'Fair Oak Colliery, The Story of the Life & Death of a Rugeley Pit'
by Ken Edwards
Published 1996, by The Landor Society, Rugeley.

'Memoirs of Rugeley'
by C Arnall
Published 1994, by Renshaws, Rugeley.

'Around Rugeley in Old Photographs'
by Thea Randall & Joan Anslow
Published 1988, by Alan Sutton, Stroud, Gloucestershire.

'Around Rugeley (The Archive Photograph Series)'
by Thea Randall & Joan Anslow
Published 1996, by Chalford, Stroud, Gloucestershire.



The population of Rugeley parish was as follows:
1801 -- 2030
1831 -- 3165
1841 -- 3774


You can also perform a more selective search for churches in the Rugeley area or see them printed on a map.


Church History

"Rugeley Church, dedicated to St Augustine, is a large, handsome fabric, in a mixed style of architecture, erected in 1822, near the old parish church, which was a small ancient edifice, of which the tower and chancel still remain. The vicarage is in the patronage of the Dean and Chapter of Lichfield, and incumbency of the Rev TD Atkinson, MA.

There is a new church at Brereton, built in 1837 and dedicated to St Michael, which is a handsome cruciform structure in the Lancet Gothic style, standing on the brow of a hill. The perpetual curacy is in the patronage of the Vicar of Rugeley and incumbency of the Rev JE Wetherall.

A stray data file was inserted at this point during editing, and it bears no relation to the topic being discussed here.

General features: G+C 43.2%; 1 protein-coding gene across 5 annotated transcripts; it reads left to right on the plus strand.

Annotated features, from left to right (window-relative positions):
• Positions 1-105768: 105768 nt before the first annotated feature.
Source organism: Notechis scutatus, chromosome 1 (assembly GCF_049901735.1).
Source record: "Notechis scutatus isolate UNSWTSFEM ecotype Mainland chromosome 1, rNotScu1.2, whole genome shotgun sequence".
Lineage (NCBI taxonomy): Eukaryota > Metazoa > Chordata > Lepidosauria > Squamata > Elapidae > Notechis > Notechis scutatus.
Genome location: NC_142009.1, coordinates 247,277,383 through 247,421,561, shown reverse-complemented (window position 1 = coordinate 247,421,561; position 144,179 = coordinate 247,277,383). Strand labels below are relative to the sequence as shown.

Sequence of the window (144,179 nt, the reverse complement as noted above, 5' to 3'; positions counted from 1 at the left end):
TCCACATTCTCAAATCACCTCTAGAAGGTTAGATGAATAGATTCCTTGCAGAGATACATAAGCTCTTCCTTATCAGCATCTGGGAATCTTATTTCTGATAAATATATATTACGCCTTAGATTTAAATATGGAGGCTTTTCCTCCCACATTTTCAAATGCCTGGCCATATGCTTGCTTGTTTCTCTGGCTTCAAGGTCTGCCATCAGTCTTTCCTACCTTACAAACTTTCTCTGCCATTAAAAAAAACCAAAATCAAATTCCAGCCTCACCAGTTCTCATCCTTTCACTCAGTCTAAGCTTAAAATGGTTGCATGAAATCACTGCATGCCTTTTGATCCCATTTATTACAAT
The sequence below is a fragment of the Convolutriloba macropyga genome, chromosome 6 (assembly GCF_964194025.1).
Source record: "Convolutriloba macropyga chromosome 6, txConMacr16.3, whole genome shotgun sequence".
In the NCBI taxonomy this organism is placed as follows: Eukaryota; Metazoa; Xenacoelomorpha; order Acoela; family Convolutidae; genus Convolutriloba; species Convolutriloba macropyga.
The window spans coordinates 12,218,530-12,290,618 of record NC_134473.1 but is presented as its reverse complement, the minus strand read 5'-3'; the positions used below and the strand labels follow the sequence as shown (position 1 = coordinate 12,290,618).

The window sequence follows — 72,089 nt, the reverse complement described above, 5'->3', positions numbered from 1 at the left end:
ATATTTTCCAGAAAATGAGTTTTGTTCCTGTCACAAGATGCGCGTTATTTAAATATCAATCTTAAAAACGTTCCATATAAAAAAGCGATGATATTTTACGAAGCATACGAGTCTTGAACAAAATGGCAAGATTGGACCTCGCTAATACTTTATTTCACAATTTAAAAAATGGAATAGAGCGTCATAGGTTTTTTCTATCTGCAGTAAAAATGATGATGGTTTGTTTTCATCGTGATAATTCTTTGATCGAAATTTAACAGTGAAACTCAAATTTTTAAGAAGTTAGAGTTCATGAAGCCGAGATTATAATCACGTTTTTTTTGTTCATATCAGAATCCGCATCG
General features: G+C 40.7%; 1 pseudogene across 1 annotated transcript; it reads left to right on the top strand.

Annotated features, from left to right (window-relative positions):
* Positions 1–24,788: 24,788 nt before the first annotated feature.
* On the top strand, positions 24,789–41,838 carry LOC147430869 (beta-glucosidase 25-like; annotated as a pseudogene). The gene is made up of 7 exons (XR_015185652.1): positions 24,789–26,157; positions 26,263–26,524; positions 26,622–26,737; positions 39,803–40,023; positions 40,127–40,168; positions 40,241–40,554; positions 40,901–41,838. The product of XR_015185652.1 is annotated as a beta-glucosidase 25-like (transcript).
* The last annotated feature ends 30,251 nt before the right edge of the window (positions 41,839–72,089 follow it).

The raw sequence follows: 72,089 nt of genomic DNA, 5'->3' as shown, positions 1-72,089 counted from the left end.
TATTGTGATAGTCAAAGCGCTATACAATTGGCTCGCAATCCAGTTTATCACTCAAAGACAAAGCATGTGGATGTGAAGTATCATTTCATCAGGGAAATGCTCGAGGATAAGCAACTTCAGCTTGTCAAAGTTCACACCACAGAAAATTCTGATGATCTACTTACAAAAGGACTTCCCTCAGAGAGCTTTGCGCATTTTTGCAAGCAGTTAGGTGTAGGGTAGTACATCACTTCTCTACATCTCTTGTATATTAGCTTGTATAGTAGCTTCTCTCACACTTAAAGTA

There is an Independent Chapel, erected in 1813, and a Wesleyan Chapel, built in 1839, in Rugeley and a Wesleyan Chapel at Brereton.

The Roman Catholic Church at Rugeley is dedicated to Saints Joseph & Etheldreda, and was erected in 1849-50, in the decorated style of architecture. The exterior is of white stone, and the interior is of Bath stone, with clustered columns and exquisitely carved corbels. The present priest is the Rev John S Grenside. "

[From History, Gazetteer and Directory of Staffordshire, William White, Sheffield, 1851]


Church Records